LOS ANGELES —
Over the years, what's known to some South Koreans as the West Coast Statue of Liberty had fallen into disrepair. The Korean Friendship Bell was a gift from Seoul to the American people for the U.S. bicentennial. It's become a source of pride for the area's Korean-Americans.
Now, thanks to a team of artisans, the bell has been restored to its former glory.
The restoration of “The Korean Friendship Bell” is long overdue, if you ask Los Angeles resident Angelic Lee.
“I’m so happy. Good to see again,” she said.
In 1976, to mark the U.S. bicentennial, the Republic of Korea presented the United States with the 18,000-kilogram bronze bell.
“Many Korean American immigrants who come here, often tell me, when they feel homesick, this is the place that they think of and come and visit,” said Ernest Lee, a member of the Korean Friendship Bell Committee.
Lee says this home away from home for many Koreans living in Los Angeles began to deteriorate after years of winter rains, exposure to salty ocean air, and improper maintenance. Korean Consul General, Yeon Sung Shin, remebers when he first saw the bell three years ago.
“The bell was not in good shape. The bell was on the ground," he said. "Disconnected. It was not properly cared for at all.”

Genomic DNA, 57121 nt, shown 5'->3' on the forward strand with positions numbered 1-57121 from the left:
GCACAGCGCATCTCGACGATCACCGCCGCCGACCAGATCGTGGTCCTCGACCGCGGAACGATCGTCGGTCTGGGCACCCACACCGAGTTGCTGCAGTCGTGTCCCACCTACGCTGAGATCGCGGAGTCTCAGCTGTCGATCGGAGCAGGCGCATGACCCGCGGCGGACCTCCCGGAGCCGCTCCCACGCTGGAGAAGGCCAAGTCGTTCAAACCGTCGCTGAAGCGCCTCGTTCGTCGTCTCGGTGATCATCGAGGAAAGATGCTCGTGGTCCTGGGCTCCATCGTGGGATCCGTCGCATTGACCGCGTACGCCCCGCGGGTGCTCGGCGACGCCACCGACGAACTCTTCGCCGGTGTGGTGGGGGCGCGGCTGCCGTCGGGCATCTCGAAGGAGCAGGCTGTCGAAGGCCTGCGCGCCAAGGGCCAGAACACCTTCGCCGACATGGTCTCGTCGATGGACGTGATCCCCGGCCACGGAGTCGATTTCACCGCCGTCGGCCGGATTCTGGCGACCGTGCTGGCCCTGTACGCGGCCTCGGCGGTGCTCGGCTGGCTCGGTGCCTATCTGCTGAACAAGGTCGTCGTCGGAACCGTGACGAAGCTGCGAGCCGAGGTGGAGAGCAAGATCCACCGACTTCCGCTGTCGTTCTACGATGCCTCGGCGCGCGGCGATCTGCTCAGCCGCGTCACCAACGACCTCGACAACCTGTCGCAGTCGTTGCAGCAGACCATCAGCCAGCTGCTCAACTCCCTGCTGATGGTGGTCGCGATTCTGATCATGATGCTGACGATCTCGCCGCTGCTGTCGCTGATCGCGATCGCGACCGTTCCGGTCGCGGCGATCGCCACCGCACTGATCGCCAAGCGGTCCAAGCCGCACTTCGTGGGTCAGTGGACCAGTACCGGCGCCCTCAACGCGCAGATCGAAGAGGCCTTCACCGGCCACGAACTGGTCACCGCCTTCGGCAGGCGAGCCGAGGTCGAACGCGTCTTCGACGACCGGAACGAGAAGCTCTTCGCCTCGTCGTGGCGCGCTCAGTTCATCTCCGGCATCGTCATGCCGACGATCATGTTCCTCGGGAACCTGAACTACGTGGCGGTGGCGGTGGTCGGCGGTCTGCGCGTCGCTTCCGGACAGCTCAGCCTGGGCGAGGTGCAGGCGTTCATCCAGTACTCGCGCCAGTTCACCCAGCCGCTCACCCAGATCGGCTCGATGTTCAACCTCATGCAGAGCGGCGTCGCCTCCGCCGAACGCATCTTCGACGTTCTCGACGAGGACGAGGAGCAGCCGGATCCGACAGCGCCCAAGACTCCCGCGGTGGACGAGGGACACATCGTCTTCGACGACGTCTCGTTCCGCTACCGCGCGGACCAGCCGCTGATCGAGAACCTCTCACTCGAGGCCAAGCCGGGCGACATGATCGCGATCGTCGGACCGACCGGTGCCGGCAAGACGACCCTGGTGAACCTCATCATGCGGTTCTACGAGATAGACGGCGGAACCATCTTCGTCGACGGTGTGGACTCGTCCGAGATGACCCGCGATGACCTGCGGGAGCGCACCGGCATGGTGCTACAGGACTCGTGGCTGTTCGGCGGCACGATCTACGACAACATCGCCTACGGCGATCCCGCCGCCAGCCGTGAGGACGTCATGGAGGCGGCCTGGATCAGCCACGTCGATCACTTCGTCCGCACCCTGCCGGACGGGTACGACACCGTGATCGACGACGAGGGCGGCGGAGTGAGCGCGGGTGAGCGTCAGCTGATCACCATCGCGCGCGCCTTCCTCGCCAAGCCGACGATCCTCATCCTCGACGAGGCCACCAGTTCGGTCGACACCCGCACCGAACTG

But thanks to a large donation and artistic support from the Republic of Korea, the city of Los Angeles was able to restore the bell to its former glory. Korean Bell Master Chai Dong-Hey and several South Korean artisans worked on the project for months.
“My portion is only a very small portion," Hey said. "After today, the Korean Friendship Bell committee will be responsible for its safety. Each and every day.”
For the Korean Bell Master, hearing the bell ring during the rededication ceremony is personal.
“It’s very great to hear because my teacher created it 38 years ago," he said. "And now I am able to fix it. It makes me very happy.”
Bells are symbolic in Korean culture, says Consul General Shin.
“This is the soul of Korean people. The history of Korean people. Heart of Korean people," he said. "Whatever issues you may talk about patriotism, respect for parents, friendship, whatever this can be symbolized through the sound of the bell.”
Los Angeles Mayor Eric Garcetti made a personal commitment to ensure the Korean Friendship Bell never falls into disrepair again.
“We put up some physical barriers for birds. We’ve made sure that there is maintenance that we can have around," he said. "So I feel very confident that we will. And it’s the very least that we could do for the kind gift, a second time, from the Korean people.”
The Korean Friendship Bell rings only five times a year - including America's Independence Day, July 4 and August 15, Korean Liberation Day.